Review: OSLO

by Lynn on February 16, 2019

in The Passionate Playgoer

At the CAA Theatre, Toronto, Ont.

Written by J.T. Rogers

Directed by Joel Greenberg

Set and costumes by Ken MacKenzie

Lighting by Kimberly Purtell

Sound by Thomas Ryder Payne

Projections by Cameron Davis

Cast: Jonas Chernick

Patrick Galligan

Amitai Kedar

Omar Alex Khan

Mark McGrinder

Marla McLean

Sarah Orenstein

Jordan Pettle

Alex Poch-Goldin

Geoffrey Pounsett

Sanjay Talwar

Blair Williams

Anders Yates

A gripping play and production as two mortal enemies, Israel and the Palestine Liberation Organization, argue towards peace and friendship.

The Story. Oslo was written by J.T Rogers in 2017. Rogers was invited by director Bartlett Sher, to meet a Norwegian, Terje Rød-Larson who had been a United Nations special envoy, focusing on Lebanon, and as a negotiator in the Middle East.

Larson told Rogers that in 1992 Larson and his wife Mona Jool were heavily involved in organizing secret talks in Oslo, Norway between the government of Israel and the Palestine Liberation Organization (PLO) with the aim to negotiating peace and end the bloodshed. This had to be secret because it was forbidden for the government of Israel to negotiate directly with the PLO.

With that J.T Rogers knew he had a play. (And Bartlett Sher directed it at Lincoln Center Theater).

And that’s what Oslo is, it’s about the baby-steps in the negotiations, the intense secrecy, the volatility of the involved parties and quite often the gut-wrenching details that were needed to mutually agree on how to achieve peace.

The Production. Director Joel Greenberg has created a stylish, sleek production with some of our finest actors.  Ken MacKenzie has designed an off white set of the secret location of the talks. Large French doors up at the back lead to the negotiating room. The furniture is simple and off white. An ornate table and some chairs are there and later two sofas that face each other are brought on. The two sides relax in the room we are looking at. They are served food they both find delicious. They also each want to take home the lovely woman who cooks it for them. They drink, they tell jokes and tell each other of their families, wrangle. And they listen.   It’s a place where they can see their similarities.

Greenberg with his cast has captured the fraught atmosphere, its lightness as well and how delicate that balance is. The cast is superb. Blair Williams plays Terje Rød-Larson with a veneer of charm and a keen brain for negotiating and forming a new way of conducting the talks. He is surprised and delighted when the talks go on for hours behind those closed doors. To suggest the passage of time, there is a wonderful projection on the back wall of ribbons of cigarette smoke floating up. Everybody seemed to smoke back then.

Marla McLean plays Mona Juul, an official in the Foreign Ministry, and Larson’s wife.

McLean beautifully realizes Mona Juul’s nimble mind for politics and these negotiations and the fierceness with which she demands integrity from her husband. Is anything more formidable than the diminutive McLean looking up at the taller Williams as Larson, and saying in a hard, firm voice that he cannot lie about what is going on? I don’t think so.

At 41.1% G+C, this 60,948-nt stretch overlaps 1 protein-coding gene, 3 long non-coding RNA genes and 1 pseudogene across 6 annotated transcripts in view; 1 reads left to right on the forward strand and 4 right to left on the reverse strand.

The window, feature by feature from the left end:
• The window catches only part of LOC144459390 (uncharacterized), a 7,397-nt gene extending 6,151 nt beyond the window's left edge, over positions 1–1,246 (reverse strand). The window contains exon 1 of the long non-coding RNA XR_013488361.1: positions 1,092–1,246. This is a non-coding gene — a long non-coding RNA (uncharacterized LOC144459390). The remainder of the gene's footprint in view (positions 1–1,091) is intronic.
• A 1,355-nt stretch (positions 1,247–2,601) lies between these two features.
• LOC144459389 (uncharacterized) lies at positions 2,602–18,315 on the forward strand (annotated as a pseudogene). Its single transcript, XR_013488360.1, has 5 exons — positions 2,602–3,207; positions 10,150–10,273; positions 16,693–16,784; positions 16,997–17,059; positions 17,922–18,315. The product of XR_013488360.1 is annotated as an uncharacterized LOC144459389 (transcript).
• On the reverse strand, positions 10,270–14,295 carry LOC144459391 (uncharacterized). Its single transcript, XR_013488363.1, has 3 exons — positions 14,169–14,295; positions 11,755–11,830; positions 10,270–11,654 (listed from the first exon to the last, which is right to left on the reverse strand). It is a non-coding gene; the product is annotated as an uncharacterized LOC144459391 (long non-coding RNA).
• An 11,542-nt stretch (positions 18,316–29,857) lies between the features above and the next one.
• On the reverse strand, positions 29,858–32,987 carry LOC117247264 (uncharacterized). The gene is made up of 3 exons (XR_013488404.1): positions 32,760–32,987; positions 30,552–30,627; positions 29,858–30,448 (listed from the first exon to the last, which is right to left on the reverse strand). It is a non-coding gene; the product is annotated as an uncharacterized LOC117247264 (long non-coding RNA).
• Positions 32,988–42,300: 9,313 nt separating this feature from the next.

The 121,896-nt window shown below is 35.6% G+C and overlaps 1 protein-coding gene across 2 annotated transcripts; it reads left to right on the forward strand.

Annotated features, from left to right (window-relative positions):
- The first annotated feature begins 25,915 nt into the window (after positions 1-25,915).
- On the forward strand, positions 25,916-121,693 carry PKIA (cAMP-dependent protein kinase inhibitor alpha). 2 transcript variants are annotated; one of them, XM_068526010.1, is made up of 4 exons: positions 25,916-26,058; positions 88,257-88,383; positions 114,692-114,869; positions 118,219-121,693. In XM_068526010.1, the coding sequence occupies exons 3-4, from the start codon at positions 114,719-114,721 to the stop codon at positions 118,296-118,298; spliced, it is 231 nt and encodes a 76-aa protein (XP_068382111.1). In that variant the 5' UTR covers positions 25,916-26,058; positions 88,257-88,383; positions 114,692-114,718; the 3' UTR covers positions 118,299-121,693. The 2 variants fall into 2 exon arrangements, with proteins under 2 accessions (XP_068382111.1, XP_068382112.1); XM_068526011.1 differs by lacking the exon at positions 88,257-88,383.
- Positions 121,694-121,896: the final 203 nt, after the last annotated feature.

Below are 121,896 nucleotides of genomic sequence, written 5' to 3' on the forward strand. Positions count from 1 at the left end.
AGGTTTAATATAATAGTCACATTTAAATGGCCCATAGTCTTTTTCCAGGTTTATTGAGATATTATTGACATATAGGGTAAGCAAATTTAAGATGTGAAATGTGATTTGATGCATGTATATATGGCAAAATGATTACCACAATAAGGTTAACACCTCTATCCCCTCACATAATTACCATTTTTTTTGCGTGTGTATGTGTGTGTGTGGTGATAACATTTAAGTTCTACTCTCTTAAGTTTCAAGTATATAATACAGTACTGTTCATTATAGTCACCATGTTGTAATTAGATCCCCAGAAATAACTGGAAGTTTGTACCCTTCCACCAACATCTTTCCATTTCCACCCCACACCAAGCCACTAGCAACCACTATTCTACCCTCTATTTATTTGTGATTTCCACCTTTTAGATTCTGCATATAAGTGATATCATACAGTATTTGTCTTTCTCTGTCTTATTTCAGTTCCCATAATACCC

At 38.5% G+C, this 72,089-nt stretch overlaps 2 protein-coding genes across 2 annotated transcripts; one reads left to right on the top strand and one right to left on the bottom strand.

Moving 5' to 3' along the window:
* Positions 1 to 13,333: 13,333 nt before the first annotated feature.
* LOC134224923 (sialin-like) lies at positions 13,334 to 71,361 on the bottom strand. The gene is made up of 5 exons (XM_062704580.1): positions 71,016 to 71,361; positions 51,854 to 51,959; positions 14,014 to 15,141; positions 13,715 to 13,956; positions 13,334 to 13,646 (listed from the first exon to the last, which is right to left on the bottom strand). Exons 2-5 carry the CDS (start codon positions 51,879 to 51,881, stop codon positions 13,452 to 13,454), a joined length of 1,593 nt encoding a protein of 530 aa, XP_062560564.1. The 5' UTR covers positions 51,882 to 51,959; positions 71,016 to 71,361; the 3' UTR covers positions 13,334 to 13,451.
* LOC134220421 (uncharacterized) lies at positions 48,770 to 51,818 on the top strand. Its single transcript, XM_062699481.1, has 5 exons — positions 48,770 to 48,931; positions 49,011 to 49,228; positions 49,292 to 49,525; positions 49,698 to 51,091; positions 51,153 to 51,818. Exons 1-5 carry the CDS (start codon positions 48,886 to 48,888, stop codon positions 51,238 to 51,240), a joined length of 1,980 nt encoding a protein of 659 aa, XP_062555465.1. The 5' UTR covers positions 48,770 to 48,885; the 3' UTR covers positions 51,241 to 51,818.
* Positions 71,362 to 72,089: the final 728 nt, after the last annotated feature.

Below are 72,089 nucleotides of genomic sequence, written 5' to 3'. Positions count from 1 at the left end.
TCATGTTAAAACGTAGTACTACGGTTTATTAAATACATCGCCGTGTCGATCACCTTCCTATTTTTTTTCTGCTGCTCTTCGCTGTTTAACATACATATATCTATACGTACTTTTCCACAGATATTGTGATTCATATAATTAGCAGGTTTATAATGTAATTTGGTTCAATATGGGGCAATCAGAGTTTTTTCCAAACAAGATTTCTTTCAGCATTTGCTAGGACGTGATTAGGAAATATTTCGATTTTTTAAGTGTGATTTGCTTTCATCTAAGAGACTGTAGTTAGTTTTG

Sanjay Talwar as Ahmed Qurie on the Palestinian side is courtly and illuminates a dignified man who knows the importance of these talks.  His Israeli counterpart is Uri Savir played by Jonas Chernick as cocky, brash with the graceful body language of a boxer.

Oslo is bracing, gripping theatre about the desperate search for peace between two mortal enemies.

I recommend anyone who loves a fine play and dandy production to see it.

Comment. Is Oslo a history play or a political thriller?  It’s tricky when a play deals in a historical event.  The playwright decides what facts and information to put in or leave out. I think the last place you go for historical fact is the theatre (hello Hamilton). And yet I do think it’s a historical play as well as a thriller.

While we remember that hand shake in the Rose Garden of the White House in Bill Clinton’s day between Israeli Prime Minister Yzthak Rabin and Chairman Yasser Arafat, of the PLO, Oslo examines how the people working in the background got their sides to that handshake.

The theatre will take a historical event and create the world of that event, the background, players and how the event came about. I think that’s what J.T Rogers does here.

It’s a fascinating look at two mortal enemies—Israel and the PLO–who have been fighting each other for more than 50 years and realize they can’t continue killing each other.  Neither is about to just cave with demands but they will negotiate in good faith until they can’t because of something said or suggested.

T. Rogers has captured the delicate dance between the Norweigians, the Israeli’s and the PLO to keep the negotiations secret, but also move them forward. And because we know how it all ends, it’s heartbreaking.

David Mirvish presents a Studio 180 production.

Opened: Feb. 14, 2019.

Closes: March 3, 2019.

Running Time: 2 hours, 30 minutes, approx.


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